WHAT IS THE IPCC?
The Intergovernmental Panel on Climate Change (IPCC) is the United Nations body for assessing the science related to climate change. It prepares comprehensive assessment reports about the state of scientific, technical and socio-economic knowledge on climate change, its impacts and future risks, and options for reducing the rate at which climate change is taking place. In short, it is the voice of the global scientific community on climate change.
The latest publication - which has 675 contributing authors who analyzed more than 34,000 scientific papers - is from the second working group, with a focus on Impacts, Adaptation and Vulnerability.
THE FINDINGS YOU NEED TO PAY ATTENTION TO
IPCC reports (even the policy summaries) can be long and complex. But they are always clear about what they are saying. This latest report was brutally frank in terms of our time frames. The world is ‘odds-on’ to miss a brief and rapidly closing window (2030) to secure a livable future. Every tonne of carbon/GHG counts. With this, the threat of irreversibility looms - if we temporarily exceed the warming level of 1.5 degrees, it will result in additional severe impacts, some of which will be irreversible.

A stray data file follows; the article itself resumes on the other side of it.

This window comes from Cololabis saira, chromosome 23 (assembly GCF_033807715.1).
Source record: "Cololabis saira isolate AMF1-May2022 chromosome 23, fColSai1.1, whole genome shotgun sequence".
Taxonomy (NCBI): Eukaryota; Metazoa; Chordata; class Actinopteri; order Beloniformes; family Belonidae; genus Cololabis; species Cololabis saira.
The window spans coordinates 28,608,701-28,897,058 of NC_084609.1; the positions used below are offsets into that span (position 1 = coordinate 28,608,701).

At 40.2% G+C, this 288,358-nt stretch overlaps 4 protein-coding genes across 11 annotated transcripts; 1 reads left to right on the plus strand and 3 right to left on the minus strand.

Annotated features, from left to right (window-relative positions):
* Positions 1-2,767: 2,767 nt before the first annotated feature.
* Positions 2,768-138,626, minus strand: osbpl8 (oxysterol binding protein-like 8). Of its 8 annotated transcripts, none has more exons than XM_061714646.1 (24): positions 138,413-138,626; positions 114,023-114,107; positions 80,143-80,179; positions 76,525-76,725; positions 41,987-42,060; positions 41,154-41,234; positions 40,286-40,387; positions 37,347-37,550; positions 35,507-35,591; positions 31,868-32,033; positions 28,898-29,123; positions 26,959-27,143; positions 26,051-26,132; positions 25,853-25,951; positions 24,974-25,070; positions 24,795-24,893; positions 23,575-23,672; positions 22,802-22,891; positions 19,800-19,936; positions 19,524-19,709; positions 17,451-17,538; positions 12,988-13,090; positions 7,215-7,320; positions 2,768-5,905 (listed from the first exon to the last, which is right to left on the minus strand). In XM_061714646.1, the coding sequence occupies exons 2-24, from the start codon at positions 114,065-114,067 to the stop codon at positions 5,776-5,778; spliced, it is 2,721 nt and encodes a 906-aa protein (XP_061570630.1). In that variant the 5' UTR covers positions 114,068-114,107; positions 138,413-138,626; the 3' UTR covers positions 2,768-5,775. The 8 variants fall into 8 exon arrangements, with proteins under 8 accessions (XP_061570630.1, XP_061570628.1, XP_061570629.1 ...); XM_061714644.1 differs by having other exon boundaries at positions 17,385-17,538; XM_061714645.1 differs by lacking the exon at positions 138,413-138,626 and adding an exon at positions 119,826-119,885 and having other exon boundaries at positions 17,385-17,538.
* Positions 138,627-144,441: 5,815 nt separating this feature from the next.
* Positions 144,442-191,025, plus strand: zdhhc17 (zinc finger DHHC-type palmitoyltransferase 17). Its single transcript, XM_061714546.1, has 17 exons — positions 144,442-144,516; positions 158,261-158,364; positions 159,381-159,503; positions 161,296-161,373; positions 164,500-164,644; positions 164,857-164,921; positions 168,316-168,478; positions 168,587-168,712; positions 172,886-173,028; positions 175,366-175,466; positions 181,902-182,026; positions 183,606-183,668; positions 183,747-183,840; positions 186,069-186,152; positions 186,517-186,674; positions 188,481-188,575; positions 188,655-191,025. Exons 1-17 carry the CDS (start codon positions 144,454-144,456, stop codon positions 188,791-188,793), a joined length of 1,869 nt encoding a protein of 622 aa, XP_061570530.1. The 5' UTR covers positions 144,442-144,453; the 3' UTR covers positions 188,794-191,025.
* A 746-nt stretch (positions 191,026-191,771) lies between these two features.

Justice and equity are central to the report - the global south & poorest countries have heightened risk while they contribute the least in terms of carbon emissions. Already today there are 3.3 to 3.6 billion people living in areas highly vulnerable to climate change. The report also highlighted the need to focus on nature - the findings provide clear insights into nature’s potential not only to reduce climate risks but also to improve people's lives. Safeguarding and strengthening nature via restoration and conservation is key to securing a liveable future. The effectiveness of adaptation decreases with increasing warming, highlighting the need to invest in climate resilience. Investing in adaptation is the right thing to do and the smartest thing to do to save in the long-run. For brands and agencies alike, now is the time to pay attention and take action.
Sadhbh O’Neill puts it like this: “We need to get a very clear understanding of what Net Zero emissions means. What we need to see are very specific targets, covering all three scopes and interim targets. We need to encourage companies to be doing the right thing and making climate contributions - investing in sustainable development projects in other countries. This is ‘results-based finance.’ You’re not making a claim that you’re offsetting, but you’re doing the right thing by supporting climate action and supporting developing countries and communities around the world that need the finance.”
THE ROLE OF AGENCIES & MARKETERS